Strange Wonder
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Strange Wonder

The Closure of Metaphysics and the Opening of Awe

Mary-Jane Rubenstein

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Strange Wonder

The Closure of Metaphysics and the Opening of Awe

Mary-Jane Rubenstein

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Strange Wonder confronts Western philosophy's ambivalent relationship to the Platonic "wonder" that reveals the strangeness of the everyday. On the one hand, this wonder is said to be the origin of all philosophy. On the other hand, it is associated with a kind of ignorance that ought to be extinguished as swiftly as possible. By endeavoring to resolve wonder's indeterminacy into certainty and calculability, philosophy paradoxically secures itself at the expense of its own condition of possibility.

Strange Wonder locates a reopening of wonder's primordial uncertainty in the work of Martin Heidegger, for whom wonder is first experienced as the shock at the groundlessness of things and then as an astonishment that things nevertheless are. Mary-Jane Rubenstein traces this double movement through the thought of Emmanuel Levinas, Jean-Luc Nancy, and Jacques Derrida, ultimately thematizing wonder as the awesome, awful opening that exposes thinking to devastation as well as transformation. Rubenstein's study shows that wonder reveals the extraordinary in and through the ordinary, and is therefore crucial to the task of reimagining political, religious, and ethical terrain.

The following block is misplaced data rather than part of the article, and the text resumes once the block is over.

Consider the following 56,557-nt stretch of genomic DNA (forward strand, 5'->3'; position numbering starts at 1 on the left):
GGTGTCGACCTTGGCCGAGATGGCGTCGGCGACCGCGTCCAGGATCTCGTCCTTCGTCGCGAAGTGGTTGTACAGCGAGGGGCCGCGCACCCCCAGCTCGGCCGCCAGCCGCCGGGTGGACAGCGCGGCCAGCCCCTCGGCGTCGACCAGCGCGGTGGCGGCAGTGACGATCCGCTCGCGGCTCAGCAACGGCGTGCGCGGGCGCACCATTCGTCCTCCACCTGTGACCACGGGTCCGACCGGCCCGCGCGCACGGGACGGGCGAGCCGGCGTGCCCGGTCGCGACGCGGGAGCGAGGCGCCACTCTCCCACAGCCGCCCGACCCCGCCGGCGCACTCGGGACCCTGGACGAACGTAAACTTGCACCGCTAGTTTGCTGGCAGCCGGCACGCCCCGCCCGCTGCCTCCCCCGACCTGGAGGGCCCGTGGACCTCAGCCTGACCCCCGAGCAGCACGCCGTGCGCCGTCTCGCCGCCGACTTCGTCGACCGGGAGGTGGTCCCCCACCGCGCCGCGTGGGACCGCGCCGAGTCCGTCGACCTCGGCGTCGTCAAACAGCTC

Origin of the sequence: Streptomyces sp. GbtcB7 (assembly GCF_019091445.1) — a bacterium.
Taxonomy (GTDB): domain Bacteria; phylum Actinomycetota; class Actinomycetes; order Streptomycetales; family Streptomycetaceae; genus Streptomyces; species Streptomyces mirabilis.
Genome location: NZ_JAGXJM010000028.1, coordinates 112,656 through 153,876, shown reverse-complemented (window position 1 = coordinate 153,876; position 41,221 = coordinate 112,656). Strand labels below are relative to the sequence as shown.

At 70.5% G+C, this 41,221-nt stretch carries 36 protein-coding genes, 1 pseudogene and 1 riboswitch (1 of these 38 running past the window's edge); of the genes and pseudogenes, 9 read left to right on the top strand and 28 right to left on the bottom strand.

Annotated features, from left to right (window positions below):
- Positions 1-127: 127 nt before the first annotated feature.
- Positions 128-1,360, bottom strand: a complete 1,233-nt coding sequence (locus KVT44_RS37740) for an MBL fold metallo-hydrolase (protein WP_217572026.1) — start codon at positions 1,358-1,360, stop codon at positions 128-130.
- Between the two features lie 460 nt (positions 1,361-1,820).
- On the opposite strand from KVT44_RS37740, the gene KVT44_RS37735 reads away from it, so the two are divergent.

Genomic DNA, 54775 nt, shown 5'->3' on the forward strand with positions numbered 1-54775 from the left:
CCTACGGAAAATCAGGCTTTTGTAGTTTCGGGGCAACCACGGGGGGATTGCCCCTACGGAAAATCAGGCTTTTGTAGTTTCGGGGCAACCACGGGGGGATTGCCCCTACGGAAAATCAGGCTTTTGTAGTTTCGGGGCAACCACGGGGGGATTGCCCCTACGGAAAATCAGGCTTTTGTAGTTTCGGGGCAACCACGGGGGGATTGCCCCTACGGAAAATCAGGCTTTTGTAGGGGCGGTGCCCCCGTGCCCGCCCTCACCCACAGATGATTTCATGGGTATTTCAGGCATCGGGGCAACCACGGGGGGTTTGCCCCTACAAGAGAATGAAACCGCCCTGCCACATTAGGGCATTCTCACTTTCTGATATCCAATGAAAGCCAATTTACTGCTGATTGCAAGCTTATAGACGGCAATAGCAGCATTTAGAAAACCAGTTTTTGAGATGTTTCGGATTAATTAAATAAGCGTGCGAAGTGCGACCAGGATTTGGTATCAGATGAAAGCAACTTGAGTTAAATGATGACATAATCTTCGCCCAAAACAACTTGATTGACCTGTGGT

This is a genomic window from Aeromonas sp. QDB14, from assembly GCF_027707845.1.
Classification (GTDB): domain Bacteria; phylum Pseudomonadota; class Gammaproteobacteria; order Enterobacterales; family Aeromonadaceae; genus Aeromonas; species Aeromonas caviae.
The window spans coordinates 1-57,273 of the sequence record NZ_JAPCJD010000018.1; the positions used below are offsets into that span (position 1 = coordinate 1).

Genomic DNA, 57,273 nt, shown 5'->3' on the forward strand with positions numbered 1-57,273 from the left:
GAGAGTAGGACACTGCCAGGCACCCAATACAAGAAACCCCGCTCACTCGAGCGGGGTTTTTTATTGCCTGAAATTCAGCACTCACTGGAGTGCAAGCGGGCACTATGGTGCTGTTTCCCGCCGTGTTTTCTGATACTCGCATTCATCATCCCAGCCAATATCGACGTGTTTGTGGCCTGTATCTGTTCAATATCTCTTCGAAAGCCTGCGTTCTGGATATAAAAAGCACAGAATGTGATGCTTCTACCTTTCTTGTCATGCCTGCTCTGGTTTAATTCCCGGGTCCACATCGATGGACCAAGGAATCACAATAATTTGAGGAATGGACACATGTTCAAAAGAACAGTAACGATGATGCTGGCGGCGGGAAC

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Dawn points, and another day
Prepares for heat and silence. Out at sea the dawn wind
Wrinkles and slides. I am here
Or there, or elsewhere. In my beginning.
—T.S. Eliot, “East Coker
1. REPETITION: Martin Heidegger
Metaphysics’ Small Difficulty
If, as Heidegger maintains, metaphysics cannot think the “being” that gets it going, then “overcoming” metaphysics will be a matter of going back to its roots. The attempt to propel thought into “another beginning” is, in other words, always inextricably bound up with the attempt to think the unthinkable “first beginning.” This is the reason, despite numerous efforts to the contrary, that post-Heideggerian philosophy or theology cannot simply proclaim itself unmetaphysical by listing the ontotheological tenets to which it no longer adheres (essentialism, Cartesianism, theism, atheism, etc.). “Metaphysics cannot be abolished like an opinion,” Heidegger tells us; “one can by no means leave it behind as a doctrine no longer believed in and represented.”1 Thinking must, to the contrary, continually retrieve metaphysics in its very essence, and only in beginning again from its beginning can it open the possibility of beginning differently. For this reason, even as he proclaims the “end” of the tradition they began, Heidegger hits the philosophical ground and returns to “the Greeks.”2